Before the Brandis bungle, it received $415,000 a year from the Australia Council to pay for its core staff, infrastructure and hold its annual festival. It also usually received some project funding such as Indigenous Creative Residencies, bringing its Australia Council funding to around $450,000 a year.

When Brandis revealed his Frankenstein project in May last year, every small to medium arts organisation in Australia went into panic mode. Those who were receiving funds from the Australia Council for their day to day funding applied for Catalyst funding in case they lost Australia Council funding. The Australia Council then decided that funding for any small to medium organisation would be capped at $300,000 per year.

Playwriting Australia was one of the lucky organisations that learnt in May that it had in fact had won Catalyst funding of $800,000 (for a four year term).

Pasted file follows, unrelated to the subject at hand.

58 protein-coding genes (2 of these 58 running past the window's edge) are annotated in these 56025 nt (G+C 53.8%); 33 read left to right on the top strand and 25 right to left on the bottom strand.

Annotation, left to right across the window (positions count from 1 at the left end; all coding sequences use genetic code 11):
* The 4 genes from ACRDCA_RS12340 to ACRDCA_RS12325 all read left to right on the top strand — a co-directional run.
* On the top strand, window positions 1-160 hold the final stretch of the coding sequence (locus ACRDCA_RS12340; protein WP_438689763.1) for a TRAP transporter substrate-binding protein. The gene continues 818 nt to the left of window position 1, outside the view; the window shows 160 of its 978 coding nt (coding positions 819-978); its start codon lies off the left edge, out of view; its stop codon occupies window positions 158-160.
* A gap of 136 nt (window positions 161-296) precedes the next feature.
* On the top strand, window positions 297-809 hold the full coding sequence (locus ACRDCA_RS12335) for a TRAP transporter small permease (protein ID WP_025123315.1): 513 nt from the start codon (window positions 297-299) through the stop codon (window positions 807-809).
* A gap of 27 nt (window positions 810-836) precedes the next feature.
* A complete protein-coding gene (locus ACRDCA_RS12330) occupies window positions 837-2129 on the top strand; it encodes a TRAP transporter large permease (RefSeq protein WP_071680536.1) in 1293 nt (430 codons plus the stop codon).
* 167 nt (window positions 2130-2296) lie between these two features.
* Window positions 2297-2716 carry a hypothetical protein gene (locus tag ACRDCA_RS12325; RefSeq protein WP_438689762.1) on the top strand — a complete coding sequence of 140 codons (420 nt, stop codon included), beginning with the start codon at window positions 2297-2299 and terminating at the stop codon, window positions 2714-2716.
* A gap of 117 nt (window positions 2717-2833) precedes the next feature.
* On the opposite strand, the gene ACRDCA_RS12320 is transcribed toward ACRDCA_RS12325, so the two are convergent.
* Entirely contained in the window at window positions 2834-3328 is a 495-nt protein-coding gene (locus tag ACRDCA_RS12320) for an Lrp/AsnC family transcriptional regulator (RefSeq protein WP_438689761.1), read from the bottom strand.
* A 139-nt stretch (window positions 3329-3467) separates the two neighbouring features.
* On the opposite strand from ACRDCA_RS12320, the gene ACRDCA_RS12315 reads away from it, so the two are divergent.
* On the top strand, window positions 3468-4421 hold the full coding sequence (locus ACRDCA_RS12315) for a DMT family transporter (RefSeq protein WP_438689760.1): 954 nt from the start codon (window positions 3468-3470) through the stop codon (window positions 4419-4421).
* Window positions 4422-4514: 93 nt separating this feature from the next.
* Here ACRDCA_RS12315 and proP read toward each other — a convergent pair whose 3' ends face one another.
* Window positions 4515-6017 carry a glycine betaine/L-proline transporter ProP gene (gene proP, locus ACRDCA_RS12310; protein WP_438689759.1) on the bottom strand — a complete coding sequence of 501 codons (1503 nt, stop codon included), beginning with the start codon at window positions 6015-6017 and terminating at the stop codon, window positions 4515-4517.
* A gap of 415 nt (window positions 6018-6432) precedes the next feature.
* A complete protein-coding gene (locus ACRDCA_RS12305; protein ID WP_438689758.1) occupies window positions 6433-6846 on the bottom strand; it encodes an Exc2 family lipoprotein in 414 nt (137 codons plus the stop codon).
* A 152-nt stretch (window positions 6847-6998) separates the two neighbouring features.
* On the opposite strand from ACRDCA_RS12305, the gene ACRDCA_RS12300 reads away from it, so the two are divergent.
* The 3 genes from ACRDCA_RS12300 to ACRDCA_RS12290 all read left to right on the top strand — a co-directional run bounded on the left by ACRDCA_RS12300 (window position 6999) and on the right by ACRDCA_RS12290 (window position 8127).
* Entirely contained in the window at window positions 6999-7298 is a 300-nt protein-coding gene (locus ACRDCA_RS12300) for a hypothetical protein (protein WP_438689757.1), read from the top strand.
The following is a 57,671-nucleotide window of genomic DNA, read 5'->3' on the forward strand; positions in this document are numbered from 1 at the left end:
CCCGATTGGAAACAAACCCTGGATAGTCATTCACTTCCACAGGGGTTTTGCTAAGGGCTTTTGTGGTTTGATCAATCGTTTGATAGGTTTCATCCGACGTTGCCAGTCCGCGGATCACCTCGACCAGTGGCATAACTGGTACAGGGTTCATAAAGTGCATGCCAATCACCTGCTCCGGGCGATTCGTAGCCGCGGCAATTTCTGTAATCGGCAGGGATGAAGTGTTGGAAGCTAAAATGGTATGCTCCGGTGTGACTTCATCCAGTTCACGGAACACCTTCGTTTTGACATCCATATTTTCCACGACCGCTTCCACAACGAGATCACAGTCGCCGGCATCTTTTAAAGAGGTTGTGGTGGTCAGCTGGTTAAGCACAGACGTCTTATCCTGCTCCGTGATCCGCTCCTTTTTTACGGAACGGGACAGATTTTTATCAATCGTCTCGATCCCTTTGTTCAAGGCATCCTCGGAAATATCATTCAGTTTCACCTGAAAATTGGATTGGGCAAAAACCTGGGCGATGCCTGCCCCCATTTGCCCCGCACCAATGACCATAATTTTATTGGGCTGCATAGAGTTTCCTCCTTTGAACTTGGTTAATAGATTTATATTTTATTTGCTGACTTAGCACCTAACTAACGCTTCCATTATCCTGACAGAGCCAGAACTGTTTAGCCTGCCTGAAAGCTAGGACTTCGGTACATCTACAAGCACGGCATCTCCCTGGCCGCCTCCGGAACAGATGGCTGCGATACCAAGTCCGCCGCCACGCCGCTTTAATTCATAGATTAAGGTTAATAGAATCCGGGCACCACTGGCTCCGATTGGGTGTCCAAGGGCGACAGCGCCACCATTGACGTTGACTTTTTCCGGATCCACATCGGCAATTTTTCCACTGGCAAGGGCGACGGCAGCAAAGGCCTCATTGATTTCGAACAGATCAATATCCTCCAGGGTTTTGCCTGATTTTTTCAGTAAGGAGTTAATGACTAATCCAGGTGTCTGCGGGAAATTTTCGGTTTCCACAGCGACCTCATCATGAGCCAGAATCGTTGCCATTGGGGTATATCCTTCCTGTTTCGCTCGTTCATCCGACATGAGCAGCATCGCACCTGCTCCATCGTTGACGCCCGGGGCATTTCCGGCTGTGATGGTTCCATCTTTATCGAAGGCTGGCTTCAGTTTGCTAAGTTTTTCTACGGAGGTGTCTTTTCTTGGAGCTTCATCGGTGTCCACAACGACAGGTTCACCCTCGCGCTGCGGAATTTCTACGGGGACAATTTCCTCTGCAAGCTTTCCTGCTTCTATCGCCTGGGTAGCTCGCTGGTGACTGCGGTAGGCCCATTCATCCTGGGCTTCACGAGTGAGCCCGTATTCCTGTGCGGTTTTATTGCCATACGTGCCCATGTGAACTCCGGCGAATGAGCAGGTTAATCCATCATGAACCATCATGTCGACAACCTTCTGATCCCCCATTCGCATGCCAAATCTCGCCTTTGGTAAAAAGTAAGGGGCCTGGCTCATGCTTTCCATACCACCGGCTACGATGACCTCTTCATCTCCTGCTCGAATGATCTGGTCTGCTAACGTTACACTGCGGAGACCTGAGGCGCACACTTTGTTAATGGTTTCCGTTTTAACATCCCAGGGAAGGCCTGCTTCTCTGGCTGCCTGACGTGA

So the upshot is that now Playwriting Australia receives $300,000 a year from the Australia Council and $200,000 a year from Catalyst giving it combined funds of $500,000 – or about $50,000 a year more than it used to receive.

So what’s wrong with that?

The catch is that Catalyst funding can only be spent on new or special projects and cannot be spent on day to day operation.

So now Playwriting Australia has $150,000 less a year to spend on its day to day and pre-exisiting activities which includes its annual playwriting festival which costs, you guessed it, about $150,000 to stage.

The upshot is that Playwriting Australia announced in August it would not be holding an annual festival and conference in 2017 and will no longer have an annual festival. It will be a biennial event instead.

The good news is that the Catalyst money will develop an “Ignition program” (partnerships with producers and companies to develop work for production of works of ambition and/or reflecting a diversity agenda).